The turning point in the struggle – the point when the ruling elites decided to dump Mubarak – came not after it defeated the police and paid goons, but as workers in the port towns and across the industrial and service sectors began strikes supporting the movement and raising their own demands. With revolts also in rural areas and in smaller towns, it was the beginning of a national revolution whose first phase ended with the departure of Mubarak. Strikes have continued, indeed expanded, but what is also at stake is whether the self-organisation learnt from Tahrir Square will take on a class character and whether the public political space, the democratic space opened up by the revolution, will remain open.


Clearly things were changing during those eighteen days after 25 January and the speed of change, of development, of solidarity and fearless – of a new humanity experiencing freedom – took on a momentum of its own. Steve Biko, the South African Black Consciousness leader, argued that the most potent weapon in the oppressor’s arsenal was the internalisation of fear in the consciousness of the oppressed. But once that mind experiences freedom – not as an abstraction but in and through collective actions – it becomes a force of revolution. ‘People have changed. They were scared. They are no longer scared,’ argued Ahmad Mahmoud. ‘When we stopped being afraid we knew we would win. We will not again allow ourselves to be scared of a government. This is the revolution in our country, the revolution in our minds.’[2]

Once the lid is taken off a police state, it is very difficult to put back on. Mental liberation, Fanon argues, and the radical change in consciousness that accompanies revolution, entails a rethinking of everything, a questioning of everything that has been taken for granted. What had been normal for so long has been fundamentally shaken. After 30 years of life under the dictatorship, the Egyptian people had become historical protagonists. Tahrir Square, the revolution’s focal point, became territorialised by those who had not counted. It became the space of a new kind of work in Fanon’s sense, namely the hard but collectively joyous work of human liberation.

Mubarak’s departure represents a victory for the movement but it is not the goal of liberation. Egypt remains at a crossroads with the military as the only possible institution to renormalise it. Yet under the guise of the national interest any return to the old normal must include suppressing freedom, strikes, demonstrations, and any other manifestation of the economic and social revolt against injustice and exploitation that has been brewing for the past decade.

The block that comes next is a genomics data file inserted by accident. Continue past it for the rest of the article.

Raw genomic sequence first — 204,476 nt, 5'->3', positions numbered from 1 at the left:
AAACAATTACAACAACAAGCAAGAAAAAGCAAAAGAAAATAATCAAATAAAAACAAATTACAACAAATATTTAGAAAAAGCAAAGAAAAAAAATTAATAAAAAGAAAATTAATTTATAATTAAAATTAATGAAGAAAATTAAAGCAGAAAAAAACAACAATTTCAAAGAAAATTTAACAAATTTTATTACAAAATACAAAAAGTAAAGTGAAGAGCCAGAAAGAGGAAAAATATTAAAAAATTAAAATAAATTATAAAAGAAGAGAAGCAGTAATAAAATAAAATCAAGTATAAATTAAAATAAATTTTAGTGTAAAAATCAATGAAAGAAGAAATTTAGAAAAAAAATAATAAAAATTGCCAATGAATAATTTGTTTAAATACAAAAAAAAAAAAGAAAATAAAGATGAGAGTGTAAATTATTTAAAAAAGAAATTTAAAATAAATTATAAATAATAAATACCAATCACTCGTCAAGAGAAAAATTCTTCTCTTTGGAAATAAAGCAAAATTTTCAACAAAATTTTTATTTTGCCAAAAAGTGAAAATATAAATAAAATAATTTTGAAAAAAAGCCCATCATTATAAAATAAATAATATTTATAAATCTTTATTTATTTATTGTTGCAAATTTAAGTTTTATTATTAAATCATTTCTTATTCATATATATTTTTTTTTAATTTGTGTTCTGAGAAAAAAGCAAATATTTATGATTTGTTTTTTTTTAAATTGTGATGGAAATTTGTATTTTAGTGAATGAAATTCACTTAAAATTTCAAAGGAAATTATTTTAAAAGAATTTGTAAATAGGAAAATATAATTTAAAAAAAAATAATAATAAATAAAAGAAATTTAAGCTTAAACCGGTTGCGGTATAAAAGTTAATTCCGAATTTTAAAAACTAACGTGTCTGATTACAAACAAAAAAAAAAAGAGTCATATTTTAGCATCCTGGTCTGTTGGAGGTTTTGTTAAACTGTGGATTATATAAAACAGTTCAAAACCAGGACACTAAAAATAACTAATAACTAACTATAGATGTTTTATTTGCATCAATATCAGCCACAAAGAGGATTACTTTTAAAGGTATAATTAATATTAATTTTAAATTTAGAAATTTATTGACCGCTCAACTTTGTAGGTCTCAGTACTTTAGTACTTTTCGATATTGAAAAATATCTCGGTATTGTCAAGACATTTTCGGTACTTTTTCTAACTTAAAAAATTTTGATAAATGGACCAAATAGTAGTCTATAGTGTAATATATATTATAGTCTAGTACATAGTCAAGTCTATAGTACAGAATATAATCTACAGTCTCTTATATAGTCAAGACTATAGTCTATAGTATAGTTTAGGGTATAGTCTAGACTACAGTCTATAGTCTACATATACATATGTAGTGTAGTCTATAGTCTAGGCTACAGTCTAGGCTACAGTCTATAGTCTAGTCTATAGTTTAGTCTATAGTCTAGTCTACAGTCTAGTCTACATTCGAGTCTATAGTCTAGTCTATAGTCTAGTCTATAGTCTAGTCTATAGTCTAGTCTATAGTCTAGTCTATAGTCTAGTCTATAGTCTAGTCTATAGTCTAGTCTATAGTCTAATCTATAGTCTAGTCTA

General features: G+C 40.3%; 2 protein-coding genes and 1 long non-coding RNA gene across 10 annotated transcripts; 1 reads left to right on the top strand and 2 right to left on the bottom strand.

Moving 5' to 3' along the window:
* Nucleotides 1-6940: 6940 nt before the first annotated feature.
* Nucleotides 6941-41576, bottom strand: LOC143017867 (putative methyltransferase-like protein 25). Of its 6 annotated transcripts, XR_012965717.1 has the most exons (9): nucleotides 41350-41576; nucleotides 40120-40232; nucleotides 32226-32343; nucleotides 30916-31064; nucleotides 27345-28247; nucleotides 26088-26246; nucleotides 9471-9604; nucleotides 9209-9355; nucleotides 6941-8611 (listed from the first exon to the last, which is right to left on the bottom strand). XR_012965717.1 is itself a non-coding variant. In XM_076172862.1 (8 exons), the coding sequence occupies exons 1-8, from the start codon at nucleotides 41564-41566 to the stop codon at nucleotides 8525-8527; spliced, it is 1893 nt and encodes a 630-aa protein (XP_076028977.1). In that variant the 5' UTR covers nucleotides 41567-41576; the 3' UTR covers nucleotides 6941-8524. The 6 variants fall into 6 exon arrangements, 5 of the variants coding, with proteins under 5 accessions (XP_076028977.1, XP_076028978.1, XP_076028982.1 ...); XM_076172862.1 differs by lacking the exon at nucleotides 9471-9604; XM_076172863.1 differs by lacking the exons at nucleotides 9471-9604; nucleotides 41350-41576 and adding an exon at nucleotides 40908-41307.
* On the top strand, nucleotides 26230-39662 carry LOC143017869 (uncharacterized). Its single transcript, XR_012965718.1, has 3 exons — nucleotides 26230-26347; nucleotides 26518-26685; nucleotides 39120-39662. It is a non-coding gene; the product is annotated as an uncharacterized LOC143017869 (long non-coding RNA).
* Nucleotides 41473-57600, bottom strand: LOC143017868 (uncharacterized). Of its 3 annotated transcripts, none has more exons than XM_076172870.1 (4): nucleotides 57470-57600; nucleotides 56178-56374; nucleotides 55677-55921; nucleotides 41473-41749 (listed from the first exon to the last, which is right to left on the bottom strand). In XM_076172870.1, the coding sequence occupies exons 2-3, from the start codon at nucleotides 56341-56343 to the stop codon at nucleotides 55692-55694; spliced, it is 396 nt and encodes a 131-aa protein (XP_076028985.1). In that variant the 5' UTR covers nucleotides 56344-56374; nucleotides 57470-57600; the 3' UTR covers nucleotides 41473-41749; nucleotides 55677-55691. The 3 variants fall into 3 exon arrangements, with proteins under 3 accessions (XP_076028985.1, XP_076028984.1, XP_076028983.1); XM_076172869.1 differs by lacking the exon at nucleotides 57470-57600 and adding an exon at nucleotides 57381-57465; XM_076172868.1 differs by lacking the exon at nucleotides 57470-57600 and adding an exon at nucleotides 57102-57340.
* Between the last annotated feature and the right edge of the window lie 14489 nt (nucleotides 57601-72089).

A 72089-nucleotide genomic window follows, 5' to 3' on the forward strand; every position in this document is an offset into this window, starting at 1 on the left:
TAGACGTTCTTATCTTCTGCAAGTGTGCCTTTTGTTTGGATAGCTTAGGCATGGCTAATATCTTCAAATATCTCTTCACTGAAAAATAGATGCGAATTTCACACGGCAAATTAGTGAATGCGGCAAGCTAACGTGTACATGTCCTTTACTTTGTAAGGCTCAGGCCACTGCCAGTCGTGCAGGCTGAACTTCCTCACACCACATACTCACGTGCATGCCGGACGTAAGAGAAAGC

In 1956, four years after the 1952 Egyptian revolution and one year into the Algerian revolution, Algeria’s liberation movement met in the Soummam Valley to discuss the organisation and programme of its revolution. An important principle adopted there was that rather than militarising politics, the military and any military decision had to be subservient to, and under the control of, the political struggle. It is a principle that continues to haunt Algeria and Egypt where militarised states of emergency have been in place for decades, abrogating political rights and suppressing spaces for public discourse.

In 1959 Fanon presented his ‘Pitfalls of National Consciousness’ (which would become a central chapter of The Wretched of the Earth) as lectures to the Algerian liberation army camped on the Tunisian border. Looking forward to decolonisation, he goes further than the Soummam platform, arguing that the army too often becomes the pillar of a nation, which despite independence, does not undergo any fundamental reorganisation. The military enforces systematic pauperisation and ‘the strength of the police force and the power of the army are [simply] proportionate to the stagnation in which the rest of the nation is sunk.’[3] Where there is no parliament, he continues, the army takes over – as it has done in Egypt. But this changes nothing unless the army is truly nationalised and the development of the officer class is curtailed as it becomes a school of ‘civic and political education.’ Rather than a professional army, he adds, the military should become a political organisation which, as a servant of the people, needs to take the step from ‘national consciousness to political and social consciousness’ and become part of a genuine humanist and social national programme.[4] Too often, however, as we have seen in the fifty years since Fanon’s death, the army, as he feared, takes the place of a corrupt political party, and becomes the organizer of the profiteers.[5] This certainly was the situation under Mubarak.

In Egypt the army – intimately connected to the economy and self-interested in the maintenance of the status quo – is repeating the same calls it made during the last days of Mubarak under the slogans to ‘return to order’ and ‘return to normalcy.’ Yet the people are not naïve. During the commune days of Tahrir Square they understood that the tanks not only protected them but threatened them. People slept in the tank’s tracks not only to stop the tanks from moving but let everyone know that they were ready if the tanks did move; they marched around the tanks by candlelight at night to keep them in their place; and they continued to embrace the soldiers as their ‘brothers,’ but announced further demonstrations and encouraged the soldiers to join them. Thus after Mubarak’s departure and despite the army’s clearing of Tahrir Square and its threat to ban strikes and end street demonstrations, the question is can the military put the lid back on the multidimensional revolt? How reliable are the army’s young and badly paid conscripts?